MOBILE, Alabama -- Andre Dillard is a skinny kid trapped inside the body of a prototypical NFL left tackle.
Dillard was all of 240 pounds when he arrived at Washington State five years ago. Methodically, he packed on the pounds through a combination of hard work in the weight room and a strict diet that included middle-of-the-night protein shakes.
On Tuesday, standing before hundreds of scouts and player personnel executives from the NFL and beyond, Dillard tipped the scales at 310 pounds.
It took years for Dillard to look the part of an NFL tackle. More importantly, Dillard played the part throughout a banner senior season in which he earned All-Pac 12 first team honors.
"Before my senior year started, I said to myself, 'OK, I have to prove myself this year. This is the big year for me. THis is the start of my job application,'" Dillard said Tuesday before his first practice at the 2019 Senior Bowl. "I've always believed in myself and tried to stay humble through it."
There are plenty of scouts and draft analysts who believe Dillard has first-round potential. NFL Network's Daniel Jeremiah considers Dillard to be the best pass-protecting tackle in this year's draft class, ranking him as the 12th-best overall prospect, regardless of position.
"In pass protection, he explodes out of his stance and plays with tremendous knee bend, patience and balance," Jeremiah writes. "He shoots his hands in tight and can redirect with very little effort. When opponents get into his chest, he is quick to re-work his hands and regain leverage. In the run game, he is more of a finesse, wall-off player than a people-mover. He has the athleticism to work up to the second level and I believe he'll be effective on outside pulls.
"Overall, Dillard is a pure, pass-protecting left tackle. Yes, he needs to get stronger and more physical, but in a passing league, what he does best is highly coveted."
The Browns are set to return the majority of an offensive line that got better and better as the season progressed. There's just a little bit of uncertainty at left tackle, a position that's been a bit in flux since future Hall of Famer Joe Thomas' retirement.
Undrafted rookie Desmond Harrison emerged as the starter at the end of a 2018 preseason that featured Pro Bowl left guard Joel Bitonio taking weeks of snaps at the position. Greg Robinson, the former No. 2 pick in the 2014 NFL Draft who was released by both the Rams and Lions before signing with the Browns in May, emerged as the starter at the midpoint of the season after Harrison fell ill. Robinson took the opportunity and ran with it, playing a big role in Cleveland's resurgent second half of the season. The Browns allowed 33 sacks in the first half of the year and just five in the final eight games.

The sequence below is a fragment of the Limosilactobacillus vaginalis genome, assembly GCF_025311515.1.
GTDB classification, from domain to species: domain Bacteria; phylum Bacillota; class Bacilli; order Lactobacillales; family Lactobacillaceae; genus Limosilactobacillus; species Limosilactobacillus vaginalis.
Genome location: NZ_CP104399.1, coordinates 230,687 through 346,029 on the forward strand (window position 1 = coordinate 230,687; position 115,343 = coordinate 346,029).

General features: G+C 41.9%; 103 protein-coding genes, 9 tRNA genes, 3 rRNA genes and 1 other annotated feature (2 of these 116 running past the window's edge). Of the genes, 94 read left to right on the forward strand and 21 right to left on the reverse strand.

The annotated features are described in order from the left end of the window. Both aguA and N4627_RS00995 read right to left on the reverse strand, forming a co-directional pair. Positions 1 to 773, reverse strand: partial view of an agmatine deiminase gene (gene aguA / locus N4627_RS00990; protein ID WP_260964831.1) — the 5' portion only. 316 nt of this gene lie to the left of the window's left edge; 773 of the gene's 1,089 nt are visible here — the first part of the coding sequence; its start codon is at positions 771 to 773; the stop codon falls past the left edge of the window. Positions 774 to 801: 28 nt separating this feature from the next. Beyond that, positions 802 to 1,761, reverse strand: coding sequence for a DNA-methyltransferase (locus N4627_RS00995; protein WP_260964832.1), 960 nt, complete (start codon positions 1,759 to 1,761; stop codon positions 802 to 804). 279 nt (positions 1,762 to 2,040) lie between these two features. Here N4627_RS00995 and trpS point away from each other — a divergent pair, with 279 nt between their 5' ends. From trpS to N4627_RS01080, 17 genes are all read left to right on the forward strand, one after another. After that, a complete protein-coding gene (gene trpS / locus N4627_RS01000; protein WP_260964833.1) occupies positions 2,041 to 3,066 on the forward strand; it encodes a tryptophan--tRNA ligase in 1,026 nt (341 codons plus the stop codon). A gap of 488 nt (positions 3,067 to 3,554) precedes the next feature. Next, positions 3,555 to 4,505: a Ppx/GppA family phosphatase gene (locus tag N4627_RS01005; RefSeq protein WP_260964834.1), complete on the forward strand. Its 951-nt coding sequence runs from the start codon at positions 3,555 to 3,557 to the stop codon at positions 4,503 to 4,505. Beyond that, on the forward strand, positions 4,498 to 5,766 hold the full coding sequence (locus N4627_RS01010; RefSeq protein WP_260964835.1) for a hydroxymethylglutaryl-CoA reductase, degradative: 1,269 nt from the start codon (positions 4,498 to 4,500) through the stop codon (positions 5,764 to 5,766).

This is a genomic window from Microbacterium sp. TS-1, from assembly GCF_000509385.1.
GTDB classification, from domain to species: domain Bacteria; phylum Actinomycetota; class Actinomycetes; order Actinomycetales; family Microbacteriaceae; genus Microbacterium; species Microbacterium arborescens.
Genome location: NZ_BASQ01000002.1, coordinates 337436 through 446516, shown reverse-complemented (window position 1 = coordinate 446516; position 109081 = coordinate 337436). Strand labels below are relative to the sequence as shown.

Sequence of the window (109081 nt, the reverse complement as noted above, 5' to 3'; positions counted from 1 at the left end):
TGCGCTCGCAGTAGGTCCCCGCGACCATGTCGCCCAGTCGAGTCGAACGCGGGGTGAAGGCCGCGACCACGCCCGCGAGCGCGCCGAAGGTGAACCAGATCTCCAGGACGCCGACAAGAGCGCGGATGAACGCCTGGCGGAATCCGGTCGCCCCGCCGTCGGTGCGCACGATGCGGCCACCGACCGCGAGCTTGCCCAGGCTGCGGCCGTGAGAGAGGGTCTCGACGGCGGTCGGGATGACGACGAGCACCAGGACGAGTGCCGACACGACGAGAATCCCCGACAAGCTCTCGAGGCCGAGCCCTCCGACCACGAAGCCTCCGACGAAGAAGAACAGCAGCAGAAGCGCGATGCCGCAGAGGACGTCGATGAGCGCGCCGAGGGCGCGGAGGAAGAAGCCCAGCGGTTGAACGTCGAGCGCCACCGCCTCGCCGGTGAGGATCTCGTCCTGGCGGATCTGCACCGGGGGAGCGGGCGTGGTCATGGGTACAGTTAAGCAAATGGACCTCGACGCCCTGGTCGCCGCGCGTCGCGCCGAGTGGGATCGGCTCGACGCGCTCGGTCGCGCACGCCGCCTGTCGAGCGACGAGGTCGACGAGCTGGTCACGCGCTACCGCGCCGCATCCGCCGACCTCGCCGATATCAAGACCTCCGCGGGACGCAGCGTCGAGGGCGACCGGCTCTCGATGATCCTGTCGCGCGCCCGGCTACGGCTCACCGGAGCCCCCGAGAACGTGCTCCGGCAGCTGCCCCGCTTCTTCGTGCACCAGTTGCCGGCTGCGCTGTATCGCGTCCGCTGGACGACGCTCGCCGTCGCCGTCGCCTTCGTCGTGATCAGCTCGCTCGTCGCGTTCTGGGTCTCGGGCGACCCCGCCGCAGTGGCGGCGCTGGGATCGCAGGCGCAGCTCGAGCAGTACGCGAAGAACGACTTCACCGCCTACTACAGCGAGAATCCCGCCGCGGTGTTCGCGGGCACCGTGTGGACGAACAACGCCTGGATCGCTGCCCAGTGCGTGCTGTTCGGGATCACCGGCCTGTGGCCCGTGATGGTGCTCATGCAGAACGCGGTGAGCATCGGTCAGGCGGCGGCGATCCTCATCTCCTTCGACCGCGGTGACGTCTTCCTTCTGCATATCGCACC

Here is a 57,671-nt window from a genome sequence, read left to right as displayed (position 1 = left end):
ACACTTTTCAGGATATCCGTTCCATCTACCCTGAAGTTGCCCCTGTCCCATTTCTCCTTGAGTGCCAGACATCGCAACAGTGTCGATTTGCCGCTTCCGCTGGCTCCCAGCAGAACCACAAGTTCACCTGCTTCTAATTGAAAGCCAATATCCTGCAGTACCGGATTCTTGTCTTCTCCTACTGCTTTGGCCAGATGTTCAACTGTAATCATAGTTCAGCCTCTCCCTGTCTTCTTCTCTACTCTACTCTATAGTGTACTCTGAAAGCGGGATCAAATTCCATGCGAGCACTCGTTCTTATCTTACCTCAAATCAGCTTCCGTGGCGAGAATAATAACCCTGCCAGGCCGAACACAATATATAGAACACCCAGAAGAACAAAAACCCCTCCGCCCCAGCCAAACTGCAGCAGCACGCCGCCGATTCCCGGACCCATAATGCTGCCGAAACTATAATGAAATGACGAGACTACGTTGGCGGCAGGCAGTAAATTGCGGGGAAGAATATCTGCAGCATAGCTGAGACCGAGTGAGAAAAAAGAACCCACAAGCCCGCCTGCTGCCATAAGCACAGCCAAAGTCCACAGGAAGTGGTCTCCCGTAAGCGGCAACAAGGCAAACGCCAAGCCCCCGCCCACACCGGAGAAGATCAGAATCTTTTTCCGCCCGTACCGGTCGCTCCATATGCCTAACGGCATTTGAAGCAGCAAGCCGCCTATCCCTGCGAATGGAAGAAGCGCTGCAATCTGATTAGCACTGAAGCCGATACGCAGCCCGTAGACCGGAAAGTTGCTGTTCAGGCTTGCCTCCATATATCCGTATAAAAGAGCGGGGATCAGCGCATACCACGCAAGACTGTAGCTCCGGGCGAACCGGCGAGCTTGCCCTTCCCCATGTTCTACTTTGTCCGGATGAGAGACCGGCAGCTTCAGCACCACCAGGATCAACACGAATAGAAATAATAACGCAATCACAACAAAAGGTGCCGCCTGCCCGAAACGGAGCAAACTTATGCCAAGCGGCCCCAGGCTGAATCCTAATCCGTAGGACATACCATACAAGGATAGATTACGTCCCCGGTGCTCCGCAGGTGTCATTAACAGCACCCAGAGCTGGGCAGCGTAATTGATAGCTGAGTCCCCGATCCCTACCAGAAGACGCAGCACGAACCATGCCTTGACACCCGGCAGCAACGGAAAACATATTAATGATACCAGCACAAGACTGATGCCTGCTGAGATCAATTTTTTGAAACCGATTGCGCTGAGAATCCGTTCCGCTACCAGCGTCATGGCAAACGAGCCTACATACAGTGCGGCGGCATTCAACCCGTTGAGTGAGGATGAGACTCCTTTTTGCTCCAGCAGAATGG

Harrison will be back, but Robinson is set to be a free agent. The Browns have expressed interest in bringing him back, and Robinson has said he'd like to return, but nothing is set in stone at this point of the offseason.
Regardless if Robinson re-signs, the Browns could still be in the market for a player like Dillard or one of the top-ranked left tackles who aren't at the Senior Bowl, such as Alabama's Jonah Williams, Ole Miss' Greg Little, Oklahoma's Cody Ford or Florida's Jawaan Taylor. There are also some lower-ranked left tackles with upside at the Senior Bowl who could entice the Browns after the first round, such as Alabama State's Tytus Howard, USC's Chuma Edoga or South Carolina's Dennis Daley.
That's what makes a week like this so important for Dillard, who, among other things, is working out of a three-point stance for the first time in his life as he looks to show off his adaptability to the kind of offensive schemes he'll encounter in the NFL.
"When I first became the starter at Washington State, I didn't really know what was ahead of me and I didn't quite expect to be a draft prospect in the future," Dillard said. "It's here and it's real. It's a dream."